Aim of this study was analysis of traditional smoked cheese in which process source of smoke and heat is burning of different type of wood on level of PAHs and safety for consumers. For sausages, we want to find if differences in smoking method between Carpathians provinces like using hot smoke in Poland and cold smoke in Slovakia fulfill Commission Regulation (EC) No. 1881/2006.

Material and methods

The analyzed cheeses were produced in the summer in small individual farms. All investigated cheeses were rennet-curd and produced from raw caprine or ovine milk. As smoked cheese and sausages are typical products for regions inhibited by Wallachians, we collected samples of most popular cheeses and sausage for analysis.

Cheeses were smoked with warm smoke from burning pieces of alder, beech, willow, spruce or pine wood.

Characteristic of analyzed cheeses and sausages

Bundz was analyzed—goat's smoked cheese, goat's smoked cheese “Vlach's type and sheeps smoked cheeses from outer Eastern Carpathians subprovince (Bieszczady), sheep cheeses smoked in a traditional way (oscypki, redykołki, bundz) from Outer Western Carpathians subprovince (Poland) and sheep cheeses smoked in a traditional way (bundz, slovensky oštiepok, slovenská parenica) from Outer Western Carpathians subprovince (Slovakia). Even both side of Carpathians were settled by Wallachians, there are differences in processing milk (smoking temperature and way of storage of cheese in sheepherd’s huts) and additives used in sausage production (garlic and red pepper in north part—Poland and red pepper in south part—Slovakia). Carpathians were a line that differ smoking method of cheese—Poland direct smoking using hot smoke and Slovakia—indirect smoking using warm/cold smoke. There are also differences in smoking—in Poland cheese rested on the characteristic shelves under the roof and is smoked while in Slovakia cheese were in leather yokes while warm/cold smoke from fire placed in central part of shepherd’s hut were smoking cheese.

All production stages are carried out manually with traditional highlander equipment. After milking the sheep, the milk is brought to a wooden hut with a stone-covered fireplace, where the bonfire is burning, necessary for smoking cheese.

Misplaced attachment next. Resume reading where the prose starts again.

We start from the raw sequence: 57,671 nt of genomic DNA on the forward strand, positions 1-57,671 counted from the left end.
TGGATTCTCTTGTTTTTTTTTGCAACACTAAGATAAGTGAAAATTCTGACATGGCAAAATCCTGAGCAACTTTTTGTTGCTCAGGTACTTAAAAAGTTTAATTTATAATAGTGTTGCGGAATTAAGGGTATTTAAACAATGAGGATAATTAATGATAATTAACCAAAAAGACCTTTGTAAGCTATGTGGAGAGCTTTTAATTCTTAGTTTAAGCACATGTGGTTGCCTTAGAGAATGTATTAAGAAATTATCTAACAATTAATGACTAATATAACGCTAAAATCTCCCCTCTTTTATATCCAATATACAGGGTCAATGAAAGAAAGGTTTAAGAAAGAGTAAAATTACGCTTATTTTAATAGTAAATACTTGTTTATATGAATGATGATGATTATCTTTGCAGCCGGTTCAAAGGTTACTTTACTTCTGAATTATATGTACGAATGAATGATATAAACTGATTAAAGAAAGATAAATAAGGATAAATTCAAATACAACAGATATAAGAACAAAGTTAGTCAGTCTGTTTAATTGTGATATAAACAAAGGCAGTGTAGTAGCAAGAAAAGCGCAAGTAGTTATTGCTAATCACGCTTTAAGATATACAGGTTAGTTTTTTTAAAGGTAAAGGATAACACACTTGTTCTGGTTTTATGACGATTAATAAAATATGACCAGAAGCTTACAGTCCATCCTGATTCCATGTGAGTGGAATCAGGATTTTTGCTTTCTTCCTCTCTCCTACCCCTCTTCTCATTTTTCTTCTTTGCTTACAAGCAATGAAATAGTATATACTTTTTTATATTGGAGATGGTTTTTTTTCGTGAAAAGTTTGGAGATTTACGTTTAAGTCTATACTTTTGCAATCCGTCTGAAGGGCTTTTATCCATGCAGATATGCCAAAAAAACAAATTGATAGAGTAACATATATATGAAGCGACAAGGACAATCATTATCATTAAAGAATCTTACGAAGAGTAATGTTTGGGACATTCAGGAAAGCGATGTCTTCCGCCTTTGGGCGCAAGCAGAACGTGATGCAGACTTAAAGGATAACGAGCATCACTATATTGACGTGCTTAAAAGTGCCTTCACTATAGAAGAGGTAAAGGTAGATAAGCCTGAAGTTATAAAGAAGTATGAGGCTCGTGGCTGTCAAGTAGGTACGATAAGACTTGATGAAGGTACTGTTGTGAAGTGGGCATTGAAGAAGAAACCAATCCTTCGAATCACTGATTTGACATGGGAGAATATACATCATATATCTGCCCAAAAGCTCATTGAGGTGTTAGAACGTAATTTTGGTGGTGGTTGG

Bundz is a sheep's not matured rennet type cheese, it is the first product made of clotted milk right after milking. Mostly made in Podhale region and western part of Podbeskidzie. Cheese curd if steamed for few minutes in 70 °C [17].

Cheeses from Bieszczady are maturated rennet type cheese similar to balkan type cheese.

The Slovensky oštiepok (PGI-SK-0549 26/09/2008 COMMISSION REGULATION (EC) No. 943/2008 of 25 September 2008) is a semi-hard and semi-fat cheese, which can be submitted to a smoking or steaming procedure. It is produced from sheep's milk (of the races Valaska, Zoslachtená Valaska and Cigájao), from a mixture of sheep's milk with cows' milk, or even only with cows' milk [18], weight between 300 and 800 g. Smoking process: cheeses were hanged in leather yokes close to roof of sheepherd’s hut and smoked using cold smoke from beech wood for about 6 days.

The Slovenská parenica (PGI-SK-0485 11/07/2008 COMMISSION REGULATION (EC) No. 656/2008 of 10 July 2008) is a traditional Slovak Cheese, a soft, steamed, lightly smoked cheese wound into two rolls 6–8 cm in diameter and 5–8 cm high, connected in an ‘S’-shape. The rolls are bound with cheese string or chain with weight about 450–500 g [19]. Parenica is a semi-firm, non-ripening, semi-fat, steamed and usually smoked cheese, although a non-smoked version is also produced. It is made of unprocessed sheep's milk from grazing sheep of the Wallachian, improved Wallachian, Cigaya and East Friesian breeds or a mixture of fresh raw, unprocessed sheep's milk and fresh raw, unprocessed cow's milk, containing at least 50% sheep's milk. Smoking process: cheese’s ribbon is tied by another cheese “thread” or “chain” and placed on wooden desk. After drying parenica is smoked about 2 h using burning pieces of beech wood.

Oscypek (PDO-PL-0451 COMMISSION REGULATION (EC) No. 510/2006 of 2 September 2006) is a smoked sheep cheese made in Podhale. It has shape of a double cone or spindle. It is between 17 and 23 cm in length, between 6 and 10 cm in width at its widest point and weighs between 600 and 800 g. When cut it has a light cream color, darker at the rind, but a shade closer to white is also permissible. It is made by hand from the sheep's milk of Polish Mountain sheep, sometimes with a small admixture of milk from the Polish Red cow and produced from May to September. Smoking is carried out using cold smoke and lasts between 3 and 7 days. [20]. Smoking process: brining and smoking from 4 to 7 days, cold smoking in temperature about 30 °C from burning pieces of spruce or pine.